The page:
Oregon State Police Chief placed on leave after shooting during Amber Alert incident

Superintendent Casey Codding, the leader of the Oregon State Police, has been placed on administrative leave along with two other troopers. This action was taken after Codding discharged his service weapon during a high-speed chase on Interstate 5 near Eugene on Tuesday.

Codding was one of the troopers who responded to the call when police in Oregon discovered that a former Washington state police and school resource officer had allegedly abducted his 1-year-old son and murdered a woman and a teenage girl, which included the child’s mother, in West Richland, Washington.

On Tuesday afternoon, the suspect, Elias Huizar, was spotted by Oregon State Police after he tried to evade a traffic stop. Tragically, Huizar later took his own life with a gunshot wound.

According to Capt. Kyle Kennedy from the Oregon State Police, Codding was present in the vicinity when the pursuit was taking place.

Kennedy explained that he couldn’t provide a specific reason for why the superintendent happened to be in that particular location at that moment. However, he emphasized that the superintendent was present and ready to assist.

Using lethal force in the line of duty is not something commonly associated with high-ranking law enforcement officers. Their role typically involves administrative duties for a large statewide agency.

Josh Brooks, the Deputy Superintendent of the Oregon State Police, will temporarily assume the responsibilities in the absence of Codding.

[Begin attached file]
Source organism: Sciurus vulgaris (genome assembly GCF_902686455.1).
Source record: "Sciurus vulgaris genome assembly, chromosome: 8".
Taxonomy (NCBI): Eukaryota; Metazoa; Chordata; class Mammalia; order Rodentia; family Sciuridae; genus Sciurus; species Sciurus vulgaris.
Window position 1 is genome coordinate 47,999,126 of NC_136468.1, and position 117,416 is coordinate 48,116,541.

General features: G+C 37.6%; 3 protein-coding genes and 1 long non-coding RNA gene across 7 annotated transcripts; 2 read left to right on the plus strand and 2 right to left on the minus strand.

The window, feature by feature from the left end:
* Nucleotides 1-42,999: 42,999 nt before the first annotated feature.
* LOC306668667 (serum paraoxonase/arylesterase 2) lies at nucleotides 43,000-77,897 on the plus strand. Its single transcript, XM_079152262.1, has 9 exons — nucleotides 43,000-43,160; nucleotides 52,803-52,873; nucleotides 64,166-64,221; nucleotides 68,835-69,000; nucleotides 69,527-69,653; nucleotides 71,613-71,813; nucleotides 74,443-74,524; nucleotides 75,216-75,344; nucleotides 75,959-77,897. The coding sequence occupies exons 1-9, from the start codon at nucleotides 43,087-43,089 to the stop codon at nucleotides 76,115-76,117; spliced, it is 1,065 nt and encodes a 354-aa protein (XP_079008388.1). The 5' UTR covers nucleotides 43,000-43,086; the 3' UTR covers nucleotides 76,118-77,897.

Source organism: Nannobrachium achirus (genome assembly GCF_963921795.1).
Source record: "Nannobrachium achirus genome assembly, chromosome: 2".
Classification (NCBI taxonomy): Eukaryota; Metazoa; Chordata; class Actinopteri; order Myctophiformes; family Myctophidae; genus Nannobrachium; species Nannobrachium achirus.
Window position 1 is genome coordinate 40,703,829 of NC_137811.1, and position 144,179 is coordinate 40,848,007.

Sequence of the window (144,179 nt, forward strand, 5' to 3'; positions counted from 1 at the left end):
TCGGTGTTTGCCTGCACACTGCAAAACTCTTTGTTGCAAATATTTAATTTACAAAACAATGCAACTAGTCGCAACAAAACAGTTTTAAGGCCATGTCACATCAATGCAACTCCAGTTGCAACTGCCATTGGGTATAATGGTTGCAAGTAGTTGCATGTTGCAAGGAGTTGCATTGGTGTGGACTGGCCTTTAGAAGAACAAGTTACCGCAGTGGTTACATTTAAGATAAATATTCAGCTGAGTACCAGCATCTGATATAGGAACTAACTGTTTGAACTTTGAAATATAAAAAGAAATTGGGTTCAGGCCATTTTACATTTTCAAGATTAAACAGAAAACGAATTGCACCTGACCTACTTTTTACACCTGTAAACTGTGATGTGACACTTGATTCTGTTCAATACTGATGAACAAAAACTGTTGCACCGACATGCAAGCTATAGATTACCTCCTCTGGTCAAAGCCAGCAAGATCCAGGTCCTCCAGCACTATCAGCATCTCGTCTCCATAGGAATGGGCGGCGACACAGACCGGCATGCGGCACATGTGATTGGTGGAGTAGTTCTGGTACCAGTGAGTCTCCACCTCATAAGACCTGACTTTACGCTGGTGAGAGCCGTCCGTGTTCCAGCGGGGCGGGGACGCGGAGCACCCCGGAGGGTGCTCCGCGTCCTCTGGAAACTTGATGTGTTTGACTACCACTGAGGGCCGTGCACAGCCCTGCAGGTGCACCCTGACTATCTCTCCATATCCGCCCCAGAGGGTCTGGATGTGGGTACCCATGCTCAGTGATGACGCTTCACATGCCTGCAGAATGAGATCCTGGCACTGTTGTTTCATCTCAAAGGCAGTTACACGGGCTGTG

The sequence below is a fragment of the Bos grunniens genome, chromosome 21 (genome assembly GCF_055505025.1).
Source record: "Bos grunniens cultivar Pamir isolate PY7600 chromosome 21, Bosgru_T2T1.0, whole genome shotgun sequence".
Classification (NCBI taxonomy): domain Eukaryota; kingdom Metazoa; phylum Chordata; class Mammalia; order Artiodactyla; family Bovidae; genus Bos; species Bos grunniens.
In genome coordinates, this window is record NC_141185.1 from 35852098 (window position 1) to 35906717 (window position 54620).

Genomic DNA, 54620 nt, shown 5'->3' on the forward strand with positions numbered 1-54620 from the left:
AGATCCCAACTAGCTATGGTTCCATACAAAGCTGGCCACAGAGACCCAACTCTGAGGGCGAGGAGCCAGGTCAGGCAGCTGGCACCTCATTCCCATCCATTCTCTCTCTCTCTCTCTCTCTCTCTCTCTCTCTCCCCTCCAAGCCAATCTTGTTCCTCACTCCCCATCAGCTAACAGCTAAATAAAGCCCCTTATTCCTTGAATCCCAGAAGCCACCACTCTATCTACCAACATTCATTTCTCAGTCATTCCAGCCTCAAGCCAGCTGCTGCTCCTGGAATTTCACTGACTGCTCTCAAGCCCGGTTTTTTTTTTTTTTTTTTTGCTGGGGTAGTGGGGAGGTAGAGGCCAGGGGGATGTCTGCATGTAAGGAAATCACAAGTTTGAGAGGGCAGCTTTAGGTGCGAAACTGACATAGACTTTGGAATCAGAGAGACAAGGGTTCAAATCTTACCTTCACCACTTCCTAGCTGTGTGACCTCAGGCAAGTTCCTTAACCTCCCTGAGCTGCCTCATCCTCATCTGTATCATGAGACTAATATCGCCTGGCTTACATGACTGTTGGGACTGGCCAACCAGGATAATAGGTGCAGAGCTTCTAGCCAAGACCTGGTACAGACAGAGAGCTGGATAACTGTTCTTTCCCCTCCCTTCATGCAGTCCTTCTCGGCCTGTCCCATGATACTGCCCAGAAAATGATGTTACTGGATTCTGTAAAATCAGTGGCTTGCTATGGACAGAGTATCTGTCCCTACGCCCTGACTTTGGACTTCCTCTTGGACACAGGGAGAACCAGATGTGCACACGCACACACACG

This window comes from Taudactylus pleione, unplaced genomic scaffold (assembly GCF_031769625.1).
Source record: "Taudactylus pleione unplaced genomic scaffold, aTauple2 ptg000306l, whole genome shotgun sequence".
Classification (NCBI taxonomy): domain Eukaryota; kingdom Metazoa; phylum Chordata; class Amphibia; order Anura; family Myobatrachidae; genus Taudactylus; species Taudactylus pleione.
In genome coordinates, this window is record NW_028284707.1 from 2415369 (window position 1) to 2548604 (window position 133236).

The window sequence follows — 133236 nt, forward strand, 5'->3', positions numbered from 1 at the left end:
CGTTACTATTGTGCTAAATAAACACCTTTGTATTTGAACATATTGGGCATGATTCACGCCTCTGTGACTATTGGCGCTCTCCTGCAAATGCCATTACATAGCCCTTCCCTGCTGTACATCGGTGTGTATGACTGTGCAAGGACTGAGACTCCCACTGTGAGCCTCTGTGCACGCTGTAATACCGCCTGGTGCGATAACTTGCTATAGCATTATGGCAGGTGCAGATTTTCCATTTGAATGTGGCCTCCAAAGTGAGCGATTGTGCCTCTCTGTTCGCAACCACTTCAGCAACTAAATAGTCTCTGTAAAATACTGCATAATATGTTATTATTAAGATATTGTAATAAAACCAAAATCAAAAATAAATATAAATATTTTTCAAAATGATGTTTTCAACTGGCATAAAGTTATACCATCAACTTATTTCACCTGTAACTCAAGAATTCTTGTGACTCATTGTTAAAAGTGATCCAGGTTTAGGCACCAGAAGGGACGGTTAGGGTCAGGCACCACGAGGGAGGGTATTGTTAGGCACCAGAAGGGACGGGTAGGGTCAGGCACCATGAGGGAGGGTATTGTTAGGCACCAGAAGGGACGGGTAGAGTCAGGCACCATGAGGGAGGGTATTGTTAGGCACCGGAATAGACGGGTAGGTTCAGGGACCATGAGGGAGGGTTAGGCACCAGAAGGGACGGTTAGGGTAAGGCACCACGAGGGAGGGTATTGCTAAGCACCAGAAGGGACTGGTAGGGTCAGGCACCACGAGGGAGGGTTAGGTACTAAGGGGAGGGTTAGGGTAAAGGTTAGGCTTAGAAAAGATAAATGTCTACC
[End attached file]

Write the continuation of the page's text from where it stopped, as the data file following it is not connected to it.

The duration of Codding and the other troopers’ administrative leave remains uncertain, according to Kennedy.

According to Kennedy, the entire law enforcement organization was dedicated to locating Huizar after the Washington State Patrol asked for an Amber Alert to be issued.

During the pursuit, Codding, who was behind the wheel of his unmarked State Police SUV, was actively involved in chasing the suspect, with speeds exceeding 100 miles per hour.

Sgt. Orly Johnson and another trooper, who is currently on leave, made an effort to apprehend Huizar near milepost 209.

According to Kennedy, the suspect vehicle lost control during the pursuit, leading the suspect to open fire on the officers.

Kennedy said that Codding and Johnson returned fire.

According to Kennedy, it is currently believed that the suspect did not get hit by gunfire during the incident. He stated that although some shots were fired, the pursuit carried on without any further impact on the suspect.

Kennedy informed OPB that speeds once again exceeded 100 miles per hour.

During the pursuit, Kennedy mentioned that although there was an airplane available for assistance, it was not involved.

During a news conference on Tuesday, authorities revealed that Huizar died by suicide after crashing near milepost 197. Thankfully, one-year-old Roman Santos emerged from the incident unharmed.

“It’s not ideal for the superintendent to be involved in a situation like this. However, when he is one of the few people in the area, it is necessary for anyone available to respond and provide assistance,” Kennedy explained. “This called for everyone to come together and help out.”

Kennedy commended Codding for his actions and described him as “a trooper at heart.” He expressed gratitude on behalf of all the Oregon State Police members involved, emphasizing their relief that the child was unharmed.

Codding had been involved in a high-profile police killing before this week’s shooting.

On January 26, 2016, Codding took part in the shooting and subsequent death of LaVoy Finicum, who was one of the leaders of an armed occupation at the Malheur National Wildlife Refuge.

During his time with the Oregon State Police, Codding held the position of lieutenant, where he was responsible for overseeing the agency’s SWAT team for almost thirty years.

Reference Article


Avatar photo
MBS Staff
Articles: 6290

Leave a Reply

Your email address will not be published. Required fields are marked *